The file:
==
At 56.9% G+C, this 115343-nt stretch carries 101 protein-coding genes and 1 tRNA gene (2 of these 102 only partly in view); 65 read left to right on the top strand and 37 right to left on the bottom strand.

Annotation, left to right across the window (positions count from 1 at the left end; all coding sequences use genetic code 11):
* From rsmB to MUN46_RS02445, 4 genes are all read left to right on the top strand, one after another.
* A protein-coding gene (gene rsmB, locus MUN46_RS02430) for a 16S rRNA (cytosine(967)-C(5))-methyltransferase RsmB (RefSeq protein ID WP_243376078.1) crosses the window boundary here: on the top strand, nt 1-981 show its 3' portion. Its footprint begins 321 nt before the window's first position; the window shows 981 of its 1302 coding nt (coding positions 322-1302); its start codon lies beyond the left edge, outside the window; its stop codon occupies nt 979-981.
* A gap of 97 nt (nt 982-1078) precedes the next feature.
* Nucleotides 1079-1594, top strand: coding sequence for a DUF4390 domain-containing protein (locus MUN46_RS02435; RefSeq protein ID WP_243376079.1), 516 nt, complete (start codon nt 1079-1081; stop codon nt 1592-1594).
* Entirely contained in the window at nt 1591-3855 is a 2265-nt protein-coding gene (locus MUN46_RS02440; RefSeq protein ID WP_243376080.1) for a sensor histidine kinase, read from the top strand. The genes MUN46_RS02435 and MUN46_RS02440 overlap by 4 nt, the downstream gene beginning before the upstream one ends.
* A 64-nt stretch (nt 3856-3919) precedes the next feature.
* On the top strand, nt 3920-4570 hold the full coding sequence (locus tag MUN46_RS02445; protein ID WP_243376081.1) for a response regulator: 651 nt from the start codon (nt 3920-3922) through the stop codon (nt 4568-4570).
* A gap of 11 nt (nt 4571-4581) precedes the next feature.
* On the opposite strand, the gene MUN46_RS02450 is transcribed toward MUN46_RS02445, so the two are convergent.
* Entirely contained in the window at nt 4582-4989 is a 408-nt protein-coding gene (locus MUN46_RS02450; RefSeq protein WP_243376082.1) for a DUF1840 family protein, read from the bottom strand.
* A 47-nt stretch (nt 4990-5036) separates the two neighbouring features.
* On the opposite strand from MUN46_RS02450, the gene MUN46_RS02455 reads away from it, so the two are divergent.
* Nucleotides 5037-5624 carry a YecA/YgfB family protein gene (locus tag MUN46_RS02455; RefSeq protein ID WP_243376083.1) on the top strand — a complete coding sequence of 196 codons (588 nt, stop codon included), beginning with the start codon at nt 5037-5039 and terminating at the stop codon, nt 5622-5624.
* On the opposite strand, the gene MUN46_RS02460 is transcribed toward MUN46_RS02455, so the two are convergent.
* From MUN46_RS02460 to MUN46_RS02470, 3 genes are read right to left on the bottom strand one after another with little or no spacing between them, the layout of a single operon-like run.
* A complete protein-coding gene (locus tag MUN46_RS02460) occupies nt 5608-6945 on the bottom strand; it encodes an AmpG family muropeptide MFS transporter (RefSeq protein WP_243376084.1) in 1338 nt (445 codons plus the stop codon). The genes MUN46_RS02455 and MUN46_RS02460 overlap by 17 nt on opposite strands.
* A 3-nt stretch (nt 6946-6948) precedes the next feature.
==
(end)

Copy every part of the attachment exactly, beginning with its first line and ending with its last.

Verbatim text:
At 56.9% G+C, this 115343-nt stretch carries 101 protein-coding genes and 1 tRNA gene (2 of these 102 only partly in view); 65 read left to right on the top strand and 37 right to left on the bottom strand.

Annotation, left to right across the window (positions count from 1 at the left end; all coding sequences use genetic code 11):
* From rsmB to MUN46_RS02445, 4 genes are all read left to right on the top strand, one after another.
* A protein-coding gene (gene rsmB, locus MUN46_RS02430) for a 16S rRNA (cytosine(967)-C(5))-methyltransferase RsmB (RefSeq protein ID WP_243376078.1) crosses the window boundary here: on the top strand, nt 1-981 show its 3' portion. Its footprint begins 321 nt before the window's first position; the window shows 981 of its 1302 coding nt (coding positions 322-1302); its start codon lies beyond the left edge, outside the window; its stop codon occupies nt 979-981.
* A gap of 97 nt (nt 982-1078) precedes the next feature.
* Nucleotides 1079-1594, top strand: coding sequence for a DUF4390 domain-containing protein (locus MUN46_RS02435; RefSeq protein ID WP_243376079.1), 516 nt, complete (start codon nt 1079-1081; stop codon nt 1592-1594).
* Entirely contained in the window at nt 1591-3855 is a 2265-nt protein-coding gene (locus MUN46_RS02440; RefSeq protein ID WP_243376080.1) for a sensor histidine kinase, read from the top strand. The genes MUN46_RS02435 and MUN46_RS02440 overlap by 4 nt, the downstream gene beginning before the upstream one ends.
* A 64-nt stretch (nt 3856-3919) precedes the next feature.
* On the top strand, nt 3920-4570 hold the full coding sequence (locus tag MUN46_RS02445; protein ID WP_243376081.1) for a response regulator: 651 nt from the start codon (nt 3920-3922) through the stop codon (nt 4568-4570).
* A gap of 11 nt (nt 4571-4581) precedes the next feature.
* On the opposite strand, the gene MUN46_RS02450 is transcribed toward MUN46_RS02445, so the two are convergent.
* Entirely contained in the window at nt 4582-4989 is a 408-nt protein-coding gene (locus MUN46_RS02450; RefSeq protein WP_243376082.1) for a DUF1840 family protein, read from the bottom strand.
* A 47-nt stretch (nt 4990-5036) separates the two neighbouring features.
* On the opposite strand from MUN46_RS02450, the gene MUN46_RS02455 reads away from it, so the two are divergent.
* Nucleotides 5037-5624 carry a YecA/YgfB family protein gene (locus tag MUN46_RS02455; RefSeq protein ID WP_243376083.1) on the top strand — a complete coding sequence of 196 codons (588 nt, stop codon included), beginning with the start codon at nt 5037-5039 and terminating at the stop codon, nt 5622-5624.
* On the opposite strand, the gene MUN46_RS02460 is transcribed toward MUN46_RS02455, so the two are convergent.
* From MUN46_RS02460 to MUN46_RS02470, 3 genes are read right to left on the bottom strand one after another with little or no spacing between them, the layout of a single operon-like run.
* A complete protein-coding gene (locus tag MUN46_RS02460) occupies nt 5608-6945 on the bottom strand; it encodes an AmpG family muropeptide MFS transporter (RefSeq protein WP_243376084.1) in 1338 nt (445 codons plus the stop codon). The genes MUN46_RS02455 and MUN46_RS02460 overlap by 17 nt on opposite strands.
* A 3-nt stretch (nt 6946-6948) precedes the next feature.